The I-39/90/94 Wisconsin River Bridge will soon be replaced with two new bridges for traffic in both directions, and two other overcrossing bridges for nearby county roads will also be replaced–County Highways U and V.
The I-39/90/94 Wisconsin River Bridge will soon be replaced with two new bridges for traffic in both directions, eliminating the need for repairs to the original structure following over 60 years of deterioration.
These replacement bridges will be constructed using funds from President Biden’s Infrastructure Investment and Jobs Act.
According to WisDOT, the Wisconsin River Bridge is inspected every two years to assess the condition of each bridge element. The latest assessment found the concrete deck and piers, as well as supplementary steel elements, to be in poor condition. The assessment also deemed various parts of the steel girders, which help hold the bridge together, to be in either poor, or severe condition.
The Wisconsin River Bridge has been repaired seven times since it was constructed in 1961, according to WisDOT. The department claims that even with the past repair work, deficiencies remain with the existing bridge due to the nature of how bridge elements deteriorate over time, hence the need for the two new bridges. WisDOT did stress, however, that these deficiencies do not deem the current bridge unsafe.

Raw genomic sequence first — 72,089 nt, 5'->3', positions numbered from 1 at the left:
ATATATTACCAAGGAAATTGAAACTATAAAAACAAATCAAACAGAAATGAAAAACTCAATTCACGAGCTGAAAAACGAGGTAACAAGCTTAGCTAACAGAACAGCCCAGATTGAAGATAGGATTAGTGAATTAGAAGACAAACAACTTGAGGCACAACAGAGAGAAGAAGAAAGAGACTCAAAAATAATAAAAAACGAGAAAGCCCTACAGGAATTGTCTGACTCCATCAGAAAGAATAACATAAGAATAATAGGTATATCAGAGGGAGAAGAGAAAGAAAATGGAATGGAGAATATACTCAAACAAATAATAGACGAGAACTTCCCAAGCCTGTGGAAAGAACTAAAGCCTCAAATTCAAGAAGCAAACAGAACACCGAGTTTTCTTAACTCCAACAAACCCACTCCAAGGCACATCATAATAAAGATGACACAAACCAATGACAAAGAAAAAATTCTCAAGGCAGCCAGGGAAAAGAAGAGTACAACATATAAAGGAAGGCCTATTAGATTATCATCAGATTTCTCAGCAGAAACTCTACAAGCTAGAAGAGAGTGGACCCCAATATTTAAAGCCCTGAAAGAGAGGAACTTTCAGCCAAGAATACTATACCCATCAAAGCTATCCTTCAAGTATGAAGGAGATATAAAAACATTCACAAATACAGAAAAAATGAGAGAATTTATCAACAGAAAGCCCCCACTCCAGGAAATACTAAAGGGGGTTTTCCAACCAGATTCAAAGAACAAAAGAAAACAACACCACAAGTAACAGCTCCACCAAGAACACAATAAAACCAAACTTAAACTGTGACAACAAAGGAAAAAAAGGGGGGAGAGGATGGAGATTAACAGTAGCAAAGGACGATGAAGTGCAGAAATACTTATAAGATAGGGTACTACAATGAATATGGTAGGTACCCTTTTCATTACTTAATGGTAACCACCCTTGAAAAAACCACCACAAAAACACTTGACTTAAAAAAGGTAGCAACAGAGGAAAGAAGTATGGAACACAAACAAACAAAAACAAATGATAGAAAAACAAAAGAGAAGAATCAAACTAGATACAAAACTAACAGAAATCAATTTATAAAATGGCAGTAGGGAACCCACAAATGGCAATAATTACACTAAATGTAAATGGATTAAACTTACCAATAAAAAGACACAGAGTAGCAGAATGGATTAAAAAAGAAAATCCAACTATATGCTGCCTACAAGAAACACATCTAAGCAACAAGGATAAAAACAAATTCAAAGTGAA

The new bridges are also expected to benefit the economy, as 23% of the current bridge’s traffic comes from trucks since the route connects major economic hubs such as Milwaukee, Chicago, and Madison, Wis.
“The route also connects major tourism destinations, with a large share of Wisconsin’s tourism revenue coming from the counties adjacent to the project area,” according to a statement from the US Department of Transportation. “Further, the high-performance materials used in the construction will reduce the need and frequency for maintenance.”
This project is specifically being funded by the Infrastructure for Rebuilding America (INFRA) program, which awards grants for freight and highway projects that “improve the safety, efficiency, and reliability of the movement of freight and people in and across rural and urban areas.” The program’s funding was increased by the Bipartisan Infrastructure Law.
The Wisconsin River Bridge is far from the only one with issues in the state, however. In Wisconsin, there are 979 bridges in poor condition.
Two other overcrossing bridges for nearby county roads—County Highways U and V— will also be replaced thanks to the infrastructure law.
As of May, $2.1 billion in funding from the infrastructure law has been allocated towards Wisconsin roads, bridges, roadway safety, and other major projects.